Big Machines: Island Water Source’s drilling rig

Dave Schwoch is the operator of the Island Water Source well rig. — Michael Cummo

Sinking a fence post or planting a shrub often pits Islanders against layers of clay that can make such relatively simple tasks frustrating. Moreover, many parts of the Island are so stricken with hardpan that pickaxes don’t bite the earth, they ricochet off it. With that in mind, imagine having to regularly dig down through Vineyard strata not three feet or so, but, say, to a minimum of 20 feet? Nearly impossible by hand and no mean feat even for a piece of excavation equipment like a backhoe. But for Island Water Source’s drilling rig, cutting through 20 feet of Island is merely a geologic appetizer.

Encountered on the road with its mast down and its drill rods packed in their carousel, the rig looks more like a piece of mobile artillery than a truck hefting drilling machinery. But seen on site braced by its four outriggers, its mast aloft, and a great column of rods whirring into the earth, its true purpose is clear. Mounted on an International Harvester (now Navistar Harvester) 4400 twin rear axle truck, the rig was made by Iowa drilling manufacturer Gus Pech and can be fitted out to both drill and auger into the earth. On average, the rig bores down to a depth of about 100 feet in order to tap potable water on Martha’s Vineyard. In some of the more elevated areas on the Island, it can cut a shaft much deeper.  “We have drilled seven wells on this Island that approach or exceed 400 feet,” said John Clarke, the company’s owner.

The tremendous torque the rig generates enables roller bit technology that was pioneered by Howard Hughes Sr. during the days of early 20th century oil extraction, meaning it can carve its way down through the worst stone and clay of the Island. Improved upon by his tycoon son, Howard Hughes, as well as several subsequent people and firms, the tricone rock bit is an industry standard. Affixed to the end of a length of Island Water Source drill rods, it will buzz through boulders with relative ease. In fact, only fine sand takes a real a toll on this type of bit, by dulling it prematurely. A new rock bit has approximately 12,000 to 15,000 feet of drilling life to it.

Water happens to be the key to drilling for water. This is why Island Water Source fields a separate truck — another International — customized with a low-profile 1,500 gallon tank to work in tandem with the drilling rig. A portable centrifugal pump sends water from the tank truck to the rig. Aside from reducing friction, water is “used for mixing drilling mud, backwashing the mud out of the hole and for developing the well to remove fine materials from the well screen and increase yield,” said Dave Schwoch, Island Water Source’s longtime driller. The mud, a viscous soup of bentonite (a type of clay commonly used in cat litter) and occasionally polymers, is mixed to different consistencies, depending on the strata being drilled through, in the rig’s mud tub. Then it’s fed into the expanding borehole where its weight and density creates hydrostatic pressure that helps keep sides of the borehole from falling apart before a well casing can be inserted.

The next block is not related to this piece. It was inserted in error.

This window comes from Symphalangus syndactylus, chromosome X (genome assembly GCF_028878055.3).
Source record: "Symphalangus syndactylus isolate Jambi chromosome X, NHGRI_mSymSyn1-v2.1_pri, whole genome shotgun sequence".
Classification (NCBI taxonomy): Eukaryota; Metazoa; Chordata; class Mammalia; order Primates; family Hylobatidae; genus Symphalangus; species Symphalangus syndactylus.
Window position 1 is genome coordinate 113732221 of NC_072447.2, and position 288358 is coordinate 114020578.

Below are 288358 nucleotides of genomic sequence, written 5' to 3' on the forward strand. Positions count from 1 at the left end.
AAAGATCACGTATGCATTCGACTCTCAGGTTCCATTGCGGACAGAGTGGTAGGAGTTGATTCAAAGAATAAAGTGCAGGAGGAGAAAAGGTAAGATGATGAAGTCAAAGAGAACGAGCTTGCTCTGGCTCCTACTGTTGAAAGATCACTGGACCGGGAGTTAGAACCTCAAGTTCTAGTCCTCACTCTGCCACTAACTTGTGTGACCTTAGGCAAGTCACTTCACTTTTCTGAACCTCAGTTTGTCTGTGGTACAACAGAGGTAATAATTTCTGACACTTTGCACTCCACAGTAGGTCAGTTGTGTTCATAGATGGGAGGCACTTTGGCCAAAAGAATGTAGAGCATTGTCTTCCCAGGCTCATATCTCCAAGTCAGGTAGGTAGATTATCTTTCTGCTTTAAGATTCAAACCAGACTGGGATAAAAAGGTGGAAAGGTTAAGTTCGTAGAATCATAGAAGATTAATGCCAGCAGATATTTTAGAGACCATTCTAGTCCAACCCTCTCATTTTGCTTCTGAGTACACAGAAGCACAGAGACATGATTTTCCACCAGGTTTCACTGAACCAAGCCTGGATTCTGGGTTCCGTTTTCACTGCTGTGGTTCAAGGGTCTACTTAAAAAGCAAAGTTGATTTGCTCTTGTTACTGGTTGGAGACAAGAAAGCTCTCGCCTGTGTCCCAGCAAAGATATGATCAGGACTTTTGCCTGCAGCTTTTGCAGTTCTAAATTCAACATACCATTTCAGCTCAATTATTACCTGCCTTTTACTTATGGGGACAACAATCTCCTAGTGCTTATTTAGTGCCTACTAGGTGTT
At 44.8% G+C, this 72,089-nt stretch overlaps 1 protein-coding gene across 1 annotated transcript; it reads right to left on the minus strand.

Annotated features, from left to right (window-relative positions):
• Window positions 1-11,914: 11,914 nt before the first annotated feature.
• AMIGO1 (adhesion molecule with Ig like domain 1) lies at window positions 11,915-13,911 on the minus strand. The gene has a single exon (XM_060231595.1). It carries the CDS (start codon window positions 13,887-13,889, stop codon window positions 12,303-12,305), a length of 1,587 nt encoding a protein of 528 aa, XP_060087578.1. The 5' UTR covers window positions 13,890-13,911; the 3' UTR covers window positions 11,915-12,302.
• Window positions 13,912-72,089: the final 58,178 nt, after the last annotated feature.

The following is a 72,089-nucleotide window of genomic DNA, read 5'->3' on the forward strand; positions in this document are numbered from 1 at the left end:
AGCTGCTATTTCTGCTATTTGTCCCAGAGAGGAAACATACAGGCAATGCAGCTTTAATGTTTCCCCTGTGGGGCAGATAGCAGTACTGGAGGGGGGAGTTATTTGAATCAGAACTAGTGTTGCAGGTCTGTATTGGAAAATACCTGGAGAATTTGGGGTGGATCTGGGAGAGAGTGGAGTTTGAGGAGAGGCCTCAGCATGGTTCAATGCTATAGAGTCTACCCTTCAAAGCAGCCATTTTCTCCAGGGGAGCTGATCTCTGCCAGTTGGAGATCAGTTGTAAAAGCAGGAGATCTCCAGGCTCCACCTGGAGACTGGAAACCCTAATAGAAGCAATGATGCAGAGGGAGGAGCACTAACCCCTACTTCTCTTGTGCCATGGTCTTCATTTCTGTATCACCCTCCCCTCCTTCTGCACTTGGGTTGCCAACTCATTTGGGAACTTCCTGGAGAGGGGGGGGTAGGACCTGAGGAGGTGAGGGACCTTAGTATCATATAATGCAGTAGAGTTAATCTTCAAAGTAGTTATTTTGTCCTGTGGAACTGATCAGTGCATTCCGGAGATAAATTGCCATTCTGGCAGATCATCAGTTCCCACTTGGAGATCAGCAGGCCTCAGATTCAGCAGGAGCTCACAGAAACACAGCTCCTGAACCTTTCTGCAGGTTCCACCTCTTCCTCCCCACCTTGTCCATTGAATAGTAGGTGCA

In places on the Vineyard where the ground isn’t especially tough and the water isn’t especially deep (80 feet or less), the drill rig can be reconfigured with spiral auger stems as opposed to the pipe-like drill stems. The auger stems look somewhat similar to the post-digging attachments sometimes seen on the rear of Island tractors, albeit much longer.

“This method is often used in the outwash plains in areas we know do not consist of heavy clays or large rocks,” Mr. Clarke said.

“I may auger 25 percent of the wells in a given year,” Mr. Schwoch said.

Whether employing drill or auger, the rig sees a good deal of its action up Island, where there is no municipal water. Despite its public water system, Edgartown’s municipal water isn’t connected to all its taxpayers, so the rig is used to drill quite a few wells in Edgartown, including Chappaquiddick, where its size and weight (more than 20 tons) gives the Chappy ferry a decent stress test. Of the other two down-Island towns, the rig sees action in roughly 10 percent of Tisbury and virtually zero in Oak Bluffs, according to Mr. Clarke.

“Being made up of unconsolidated glacial till [the Island is] not your typical cookie-cutter drilling environment,” Mr. Clarke said. He is appreciative of the Gus Pech rig’s ability to consistently deliver in tough and varied ground.

With 26 years of experience and over 2,300 wells under his belt, Mr. Schwoch continues to test that consistency, drilling through whatever the Island can muster. “Sometimes I run into plant matter or trees down over 300 feet and I have hit layers of shells down 180 to 200 feet, near the shore in Edgartown a few times,” he said.

For more information about Island Water Source and their rig visit their Facebook page: